Wicked – Theatre Review: The National Tour, ASU Gammage, Tempe

Wick poster

One of the most enjoyable aspects of experiencing a large scale touring Broadway production at ASU Gammage in Tempe is the response of the audience.  Point in question: Wicked: The Untold Story of the Witches of Oz.  Everything about it is big.  The score is epic, the stage required is huge, and the packed house is overwhelmingly vocally responsive.  Without question, valley audiences love grand scale musicals, and more importantly they love to show it.

From the opening bars of the Overture right up until the final moment when two important characters walk off to face their uncertain future together, ASU’s opening week audience did what it always does.  It cheered, it roared, it occasionally screamed and it thunderously applauded.  The whole affair is practically gladiatorial, and there’s four more weeks to go.  Here’s my bet, and it’s the safest one I’ll ever make: it’ll be like that every night, guaranteed.  Valley audiences are among the most demonstrative in the country, and being a part of it only adds to the fun of turning a show into a large scale event.

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Another safe bet: chunks of the audience will have seen Wicked before.  At this point, most should be familiar with the setup of the musical and how it tells the story of what happened in the Land of Oz, seen not from the point of view of a certain little girl from Kansas and her dog Toto but from the Wicked Witch of the West.  Evidently, original author Frank L. Baum must have got it wrong; the famous green witch wasn’t necessarily bad, just misunderstood.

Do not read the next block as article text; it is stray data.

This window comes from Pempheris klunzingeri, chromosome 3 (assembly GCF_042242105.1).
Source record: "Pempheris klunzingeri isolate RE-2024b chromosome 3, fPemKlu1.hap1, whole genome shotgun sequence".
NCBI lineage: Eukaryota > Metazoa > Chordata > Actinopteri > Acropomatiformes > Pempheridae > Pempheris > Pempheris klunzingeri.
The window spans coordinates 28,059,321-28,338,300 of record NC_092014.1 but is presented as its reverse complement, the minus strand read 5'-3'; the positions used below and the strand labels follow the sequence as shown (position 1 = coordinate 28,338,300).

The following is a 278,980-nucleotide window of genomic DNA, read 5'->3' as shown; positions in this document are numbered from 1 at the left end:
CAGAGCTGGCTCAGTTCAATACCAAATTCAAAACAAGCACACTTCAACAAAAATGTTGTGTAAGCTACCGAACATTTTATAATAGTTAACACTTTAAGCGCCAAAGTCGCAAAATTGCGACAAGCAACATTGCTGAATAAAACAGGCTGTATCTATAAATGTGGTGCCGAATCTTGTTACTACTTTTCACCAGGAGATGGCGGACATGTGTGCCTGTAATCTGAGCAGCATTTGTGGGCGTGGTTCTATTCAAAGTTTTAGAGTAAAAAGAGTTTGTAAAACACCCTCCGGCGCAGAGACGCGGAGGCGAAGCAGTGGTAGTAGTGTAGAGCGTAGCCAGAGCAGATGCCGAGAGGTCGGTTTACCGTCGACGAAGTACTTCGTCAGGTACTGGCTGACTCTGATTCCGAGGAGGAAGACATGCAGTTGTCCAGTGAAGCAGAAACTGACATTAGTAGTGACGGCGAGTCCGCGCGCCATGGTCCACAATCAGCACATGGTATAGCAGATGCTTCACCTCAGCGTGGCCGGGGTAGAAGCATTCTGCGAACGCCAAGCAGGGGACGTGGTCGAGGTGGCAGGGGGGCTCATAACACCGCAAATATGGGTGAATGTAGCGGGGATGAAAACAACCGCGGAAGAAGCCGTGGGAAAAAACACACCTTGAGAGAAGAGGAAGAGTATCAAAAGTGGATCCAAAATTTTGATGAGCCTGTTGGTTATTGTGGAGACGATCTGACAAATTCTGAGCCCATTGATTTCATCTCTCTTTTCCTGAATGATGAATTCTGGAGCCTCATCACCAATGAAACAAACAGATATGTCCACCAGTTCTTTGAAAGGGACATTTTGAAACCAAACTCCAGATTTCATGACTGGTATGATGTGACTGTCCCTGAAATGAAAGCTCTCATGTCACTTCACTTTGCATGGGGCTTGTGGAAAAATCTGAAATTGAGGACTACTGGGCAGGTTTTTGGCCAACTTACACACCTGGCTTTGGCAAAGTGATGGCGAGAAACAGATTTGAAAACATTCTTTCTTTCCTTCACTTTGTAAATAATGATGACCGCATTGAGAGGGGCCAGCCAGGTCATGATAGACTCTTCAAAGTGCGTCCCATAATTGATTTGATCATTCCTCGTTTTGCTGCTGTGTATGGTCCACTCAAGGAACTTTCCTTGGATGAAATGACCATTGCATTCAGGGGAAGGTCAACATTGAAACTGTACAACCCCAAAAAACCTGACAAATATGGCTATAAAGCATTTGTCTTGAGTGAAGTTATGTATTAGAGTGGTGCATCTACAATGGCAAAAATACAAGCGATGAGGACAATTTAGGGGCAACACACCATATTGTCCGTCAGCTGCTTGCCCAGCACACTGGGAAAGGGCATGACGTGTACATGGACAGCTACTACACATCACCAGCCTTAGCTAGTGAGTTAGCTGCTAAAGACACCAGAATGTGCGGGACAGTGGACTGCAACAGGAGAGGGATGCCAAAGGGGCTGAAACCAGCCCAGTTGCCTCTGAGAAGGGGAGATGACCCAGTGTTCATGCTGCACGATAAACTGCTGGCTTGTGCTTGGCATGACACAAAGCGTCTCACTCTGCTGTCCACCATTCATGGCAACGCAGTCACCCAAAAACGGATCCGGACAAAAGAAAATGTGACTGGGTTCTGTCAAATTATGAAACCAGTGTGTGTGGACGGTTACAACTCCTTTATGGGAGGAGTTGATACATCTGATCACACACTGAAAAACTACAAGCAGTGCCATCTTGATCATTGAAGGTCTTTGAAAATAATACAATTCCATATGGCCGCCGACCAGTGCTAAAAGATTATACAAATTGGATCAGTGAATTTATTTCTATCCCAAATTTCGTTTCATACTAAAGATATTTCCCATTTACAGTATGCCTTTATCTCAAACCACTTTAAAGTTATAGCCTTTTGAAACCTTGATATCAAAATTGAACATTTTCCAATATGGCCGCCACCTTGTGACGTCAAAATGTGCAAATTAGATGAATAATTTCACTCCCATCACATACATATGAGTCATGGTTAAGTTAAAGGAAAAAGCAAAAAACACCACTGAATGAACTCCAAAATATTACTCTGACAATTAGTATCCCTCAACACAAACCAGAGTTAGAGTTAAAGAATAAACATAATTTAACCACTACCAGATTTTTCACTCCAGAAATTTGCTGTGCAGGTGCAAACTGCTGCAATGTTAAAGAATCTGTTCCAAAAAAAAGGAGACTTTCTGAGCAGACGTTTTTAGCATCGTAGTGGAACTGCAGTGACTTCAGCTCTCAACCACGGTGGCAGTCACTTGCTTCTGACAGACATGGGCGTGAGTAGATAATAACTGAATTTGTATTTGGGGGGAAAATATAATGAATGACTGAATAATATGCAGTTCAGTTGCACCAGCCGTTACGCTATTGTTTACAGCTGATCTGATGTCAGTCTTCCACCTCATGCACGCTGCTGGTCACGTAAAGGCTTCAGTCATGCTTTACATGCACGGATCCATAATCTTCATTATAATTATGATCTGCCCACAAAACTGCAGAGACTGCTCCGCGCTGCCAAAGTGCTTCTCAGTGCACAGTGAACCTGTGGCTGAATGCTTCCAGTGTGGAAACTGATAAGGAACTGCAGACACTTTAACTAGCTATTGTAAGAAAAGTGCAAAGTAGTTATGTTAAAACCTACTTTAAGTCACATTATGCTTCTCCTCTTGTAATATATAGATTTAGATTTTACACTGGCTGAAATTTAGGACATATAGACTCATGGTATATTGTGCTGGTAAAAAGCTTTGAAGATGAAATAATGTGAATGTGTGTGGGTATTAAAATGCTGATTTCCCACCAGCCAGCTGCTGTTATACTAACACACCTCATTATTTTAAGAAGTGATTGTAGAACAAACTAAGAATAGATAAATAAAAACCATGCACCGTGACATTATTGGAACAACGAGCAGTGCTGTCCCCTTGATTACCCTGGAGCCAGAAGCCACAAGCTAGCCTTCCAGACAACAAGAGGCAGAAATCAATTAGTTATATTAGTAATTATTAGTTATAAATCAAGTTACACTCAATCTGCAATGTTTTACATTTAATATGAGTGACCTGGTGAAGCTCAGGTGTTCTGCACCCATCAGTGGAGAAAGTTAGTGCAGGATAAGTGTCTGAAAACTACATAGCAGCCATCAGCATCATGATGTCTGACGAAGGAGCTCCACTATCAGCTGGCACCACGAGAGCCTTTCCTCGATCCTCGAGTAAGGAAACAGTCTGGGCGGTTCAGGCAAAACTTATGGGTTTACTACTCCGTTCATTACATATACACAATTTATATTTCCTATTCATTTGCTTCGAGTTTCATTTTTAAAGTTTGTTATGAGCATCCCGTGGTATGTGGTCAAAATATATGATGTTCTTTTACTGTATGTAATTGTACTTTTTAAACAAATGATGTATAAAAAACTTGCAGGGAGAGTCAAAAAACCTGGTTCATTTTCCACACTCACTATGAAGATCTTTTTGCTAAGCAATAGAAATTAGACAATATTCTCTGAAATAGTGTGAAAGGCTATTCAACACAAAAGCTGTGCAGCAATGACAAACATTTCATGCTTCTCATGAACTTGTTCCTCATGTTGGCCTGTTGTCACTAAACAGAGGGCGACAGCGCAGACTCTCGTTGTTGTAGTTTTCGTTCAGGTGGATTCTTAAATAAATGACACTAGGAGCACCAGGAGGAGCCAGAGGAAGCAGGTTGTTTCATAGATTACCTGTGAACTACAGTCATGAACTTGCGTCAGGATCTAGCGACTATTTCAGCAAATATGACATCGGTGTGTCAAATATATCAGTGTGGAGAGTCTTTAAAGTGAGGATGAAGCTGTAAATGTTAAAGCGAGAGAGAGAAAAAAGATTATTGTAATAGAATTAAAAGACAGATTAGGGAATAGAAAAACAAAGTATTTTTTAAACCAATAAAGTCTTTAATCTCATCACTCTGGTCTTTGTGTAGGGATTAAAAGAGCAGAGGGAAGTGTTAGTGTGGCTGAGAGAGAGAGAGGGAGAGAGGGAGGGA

The show opened on Broadway in 2003.  This is the second national touring production – it’s called The Munchkinland Tour – and it’s the third time the show has appeared on the expansive Gammage stage.  Considering the high level of energy continually required to make it work you might forgive the production if you noticed the occasional sign of a cutback, or perhaps some trimming in the book here and there, but no, not only is that vigor totally intact, this current production on our local stage actually works better than the last visit, and a lot of that has to do with its two leads.

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A theatre colleague once said that the trick to playing Glinda is getting that opening line right.  As long as audiences laugh the moment Glinda floats in on her bubble and declares, “It’s good to see me, isn’t it?” followed by “No need to respond – that was rhetorical,” then it’s working.  The ASU audience didn’t laugh, it roared.  Carrie St. Louis wins you over the moment she floats down.  The performer injects Glinda with such a fresh sense of playful energy, not to mention a new burst of great comic timing, that after awhile if you’re among those who’ve seen the show before, you tend to forget that the role wasn’t always played that way.  Carrie has made it her own.  Perhaps for some, there are times when that playful energy might appear in danger of becoming a little too broad, but when you think that in a huge auditorium as vast as Gammage where you have to play to the back row, that over-the-top delivery is just right.  Plus, she’s very funny.